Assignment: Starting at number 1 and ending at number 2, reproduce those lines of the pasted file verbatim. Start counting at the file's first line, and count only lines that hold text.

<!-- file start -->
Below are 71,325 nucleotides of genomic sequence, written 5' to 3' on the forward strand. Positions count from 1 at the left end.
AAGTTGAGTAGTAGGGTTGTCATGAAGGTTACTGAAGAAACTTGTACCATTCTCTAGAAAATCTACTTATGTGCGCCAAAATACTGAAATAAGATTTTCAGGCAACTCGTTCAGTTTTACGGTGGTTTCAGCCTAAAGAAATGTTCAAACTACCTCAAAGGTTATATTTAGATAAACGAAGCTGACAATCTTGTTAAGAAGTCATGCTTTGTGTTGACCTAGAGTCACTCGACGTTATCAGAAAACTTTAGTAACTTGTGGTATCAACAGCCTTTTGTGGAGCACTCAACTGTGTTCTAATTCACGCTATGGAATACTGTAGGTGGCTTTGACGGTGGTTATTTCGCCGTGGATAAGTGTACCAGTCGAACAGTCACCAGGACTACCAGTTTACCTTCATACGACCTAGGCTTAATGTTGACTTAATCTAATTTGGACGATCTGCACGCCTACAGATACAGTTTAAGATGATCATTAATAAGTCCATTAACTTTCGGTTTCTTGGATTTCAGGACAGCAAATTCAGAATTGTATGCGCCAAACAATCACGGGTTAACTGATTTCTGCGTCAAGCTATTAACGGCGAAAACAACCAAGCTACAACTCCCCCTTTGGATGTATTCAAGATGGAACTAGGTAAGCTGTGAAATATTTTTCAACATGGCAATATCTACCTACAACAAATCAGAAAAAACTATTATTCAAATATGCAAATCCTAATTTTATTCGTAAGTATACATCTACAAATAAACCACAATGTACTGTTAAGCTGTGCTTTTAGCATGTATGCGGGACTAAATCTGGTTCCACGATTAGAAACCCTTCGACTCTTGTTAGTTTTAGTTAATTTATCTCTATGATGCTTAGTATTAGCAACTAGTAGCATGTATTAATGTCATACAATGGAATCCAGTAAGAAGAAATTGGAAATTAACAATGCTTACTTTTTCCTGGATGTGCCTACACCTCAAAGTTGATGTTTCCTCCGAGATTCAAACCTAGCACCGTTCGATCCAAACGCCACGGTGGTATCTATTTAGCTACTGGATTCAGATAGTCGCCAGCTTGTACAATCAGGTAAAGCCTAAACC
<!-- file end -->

Below are 71,325 nucleotides of genomic sequence, written 5' to 3' on the forward strand. Positions count from 1 at the left end.
AAGTTGAGTAGTAGGGTTGTCATGAAGGTTACTGAAGAAACTTGTACCATTCTCTAGAAAATCTACTTATGTGCGCCAAAATACTGAAATAAGATTTTCAGGCAACTCGTTCAGTTTTACGGTGGTTTCAGCCTAAAGAAATGTTCAAACTACCTCAAAGGTTATATTTAGATAAACGAAGCTGACAATCTTGTTAAGAAGTCATGCTTTGTGTTGACCTAGAGTCACTCGACGTTATCAGAAAACTTTAGTAACTTGTGGTATCAACAGCCTTTTGTGGAGCACTCAACTGTGTTCTAATTCACGCTATGGAATACTGTAGGTGGCTTTGACGGTGGTTATTTCGCCGTGGATAAGTGTACCAGTCGAACAGTCACCAGGACTACCAGTTTACCTTCATACGACCTAGGCTTAATGTTGACTTAATCTAATTTGGACGATCTGCACGCCTACAGATACAGTTTAAGATGATCATTAATAAGTCCATTAACTTTCGGTTTCTTGGATTTCAGGACAGCAAATTCAGAATTGTATGCGCCAAACAATCACGGGTTAACTGATTTCTGCGTCAAGCTATTAACGGCGAAAACAACCAAGCTACAACTCCCCCTTTGGATGTATTCAAGATGGAACTAGGTAAGCTGTGAAATATTTTTCAACATGGCAATATCTACCTACAACAAATCAGAAAAAACTATTATTCAAATATGCAAATCCTAATTTTATTCGTAAGTATACATCTACAAATAAACCACAATGTACTGTTAAGCTGTGCTTTTAGCATGTATGCGGGACTAAATCTGGTTCCACGATTAGAAACCCTTCGACTCTTGTTAGTTTTAGTTAATTTATCTCTATGATGCTTAGTATTAGCAACTAGTAGCATGTATTAATGTCATACAATGGAATCCAGTAAGAAGAAATTGGAAATTAACAATGCTTACTTTTTCCTGGATGTGCCTACACCTCAAAGTTGATGTTTCCTCCGAGATTCAAACCTAGCACCGTTCGATCCAAACGCCACGGTGGTATCTATTTAGCTACTGGATTCAGATAGTCGCCAGCTTGTACAATCAGGTAAAGCCTAAACC